HOMETOWN, USASmall Press Review

Luminous Shadows

by Gayl Teller

Grounded in the daily life of Glens Falls, NY, where Michael Cleary was raised, Cleary’s poetic vision of his Hometown, USA is lyrical, unblinking, often mettlesome counterpoint to LOOK Magazine’s more traditionally conceived profile of Glens Falls as an American microcosm in its six-part series “Hometown, USA” in 1944.

With all the textural palpability of Gary Snyder, Cleary’s linguistic images as tangibly vivid, if not more so, than the reproduced photos from LOOK, Cleary carves such an authentic, deeply evocative world of Glens Falls out of the bark and rock, out of the waterfalls and ice, out of the fellow flesh of forest and work animals, and especially out of the human flesh with its passions and fumblings, culpabilities and tenderness, that his poetry resonates with the sparkle, spunk and tremblings of our hometowns; his family and his childhood have existential relevance for us all.

Ironically juxtaposing LOOK’s optimistic caption “people are sure of their faith in America’s future” beneath a photo of smiling Glens Falls faces are Cleary’s poignant and sensitive portrayals of his “Colossus Wobbling” father and uncle. He wryly and discerningly juxtaposes the Glens Falls that is “far from the bombs, fire and fury of battle…and safe from the ravages of war,” as described in LOOK, with a primal, intimate warrior inherent in human nature. Fathers and sons bond in bloody ritual “waiting for jackrabbits to be driven/under the nervous bats and clubs…/to know the unfamiliar power of pain and death./”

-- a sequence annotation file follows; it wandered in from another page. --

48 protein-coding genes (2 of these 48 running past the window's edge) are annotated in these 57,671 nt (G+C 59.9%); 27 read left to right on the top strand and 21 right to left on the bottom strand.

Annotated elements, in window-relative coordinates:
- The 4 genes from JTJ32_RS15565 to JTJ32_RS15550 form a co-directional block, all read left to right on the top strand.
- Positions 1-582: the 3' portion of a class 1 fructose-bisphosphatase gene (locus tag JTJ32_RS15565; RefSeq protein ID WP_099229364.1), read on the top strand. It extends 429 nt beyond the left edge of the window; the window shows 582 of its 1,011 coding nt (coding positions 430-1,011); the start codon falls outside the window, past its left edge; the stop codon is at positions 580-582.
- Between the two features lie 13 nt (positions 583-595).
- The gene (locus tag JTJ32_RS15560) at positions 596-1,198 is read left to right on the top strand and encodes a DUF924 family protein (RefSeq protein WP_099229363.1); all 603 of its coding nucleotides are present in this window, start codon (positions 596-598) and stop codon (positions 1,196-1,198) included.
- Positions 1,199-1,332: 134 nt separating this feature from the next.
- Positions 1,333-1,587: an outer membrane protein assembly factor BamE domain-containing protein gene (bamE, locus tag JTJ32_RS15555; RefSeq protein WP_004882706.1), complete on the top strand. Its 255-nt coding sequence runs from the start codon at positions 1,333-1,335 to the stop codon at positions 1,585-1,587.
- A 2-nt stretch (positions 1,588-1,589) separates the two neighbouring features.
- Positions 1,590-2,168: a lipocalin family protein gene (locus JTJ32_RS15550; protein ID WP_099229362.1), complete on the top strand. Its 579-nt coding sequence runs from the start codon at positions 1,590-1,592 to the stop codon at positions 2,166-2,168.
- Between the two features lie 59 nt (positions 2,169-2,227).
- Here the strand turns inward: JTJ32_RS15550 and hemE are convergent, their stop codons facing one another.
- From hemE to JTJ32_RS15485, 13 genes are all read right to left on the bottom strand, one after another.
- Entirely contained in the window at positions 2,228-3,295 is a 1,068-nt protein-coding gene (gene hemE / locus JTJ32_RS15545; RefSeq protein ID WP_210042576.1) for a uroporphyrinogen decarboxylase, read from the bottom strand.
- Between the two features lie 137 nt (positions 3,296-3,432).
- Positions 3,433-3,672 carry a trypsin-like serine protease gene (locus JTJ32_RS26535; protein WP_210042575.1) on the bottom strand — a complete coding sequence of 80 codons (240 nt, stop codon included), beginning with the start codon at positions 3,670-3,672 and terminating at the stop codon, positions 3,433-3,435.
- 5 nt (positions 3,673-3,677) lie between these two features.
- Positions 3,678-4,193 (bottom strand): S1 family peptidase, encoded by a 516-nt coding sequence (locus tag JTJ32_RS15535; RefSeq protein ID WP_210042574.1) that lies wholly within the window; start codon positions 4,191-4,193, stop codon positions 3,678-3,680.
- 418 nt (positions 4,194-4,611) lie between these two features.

In “Rat Town,” “the glory of bright red wounds” fathers and sons share in killing rats is skillfully transformed into boys’ brusque discoveries of sexuality. “Halfway Brook” is a historical trace of wars reflected through that brook like a bloody eye. As “all over town/soldiers were coming home/to parades,” Cleary powerfully counterpoints brutality against glorified illusion. In incisively chilling questions, he asks, “Who can forget the hate that thrilled us?/Or fathom the joy of bloodthirsty love?/Who can suppose what dark delights/lie still in our ignorant hearts?”

Above all, Cleary’s poetry has “ungodly tenderness” that lets us hear “the holy silence of pain,” “courage and compassion/the only sacraments.” For his agnostic holiness is rendered from personal struggle and has greater authenticity than a rote catechism. With “dreams of hometown left behind,” he’s more than a nomad of modern mobility in Florida. For adulthood means leaving hometown, not just physically but spiritually; the independent mind must question what it loves and that is Cleary’s true commitment.

His poetry is a magic rope of homespun idiom lyrically twilled from his childhood to inventive form—from life lessons in a marble book to Socratic questioning—a rope tossed across the generations to his children and to his unborn grandchildren because “some things don’t get to be magic/’til after they’re good and gone.” And as the past resurrects itself as fairy tale in Cleary’s exploration, the mystical intertwining between past and present is deeply felt, for “this need to untangle change never changes” and “even the best of us have a bone to pick/with the ghost of days gone by” while “demons laugh outside the window/and darkness stalks the driven snow.”


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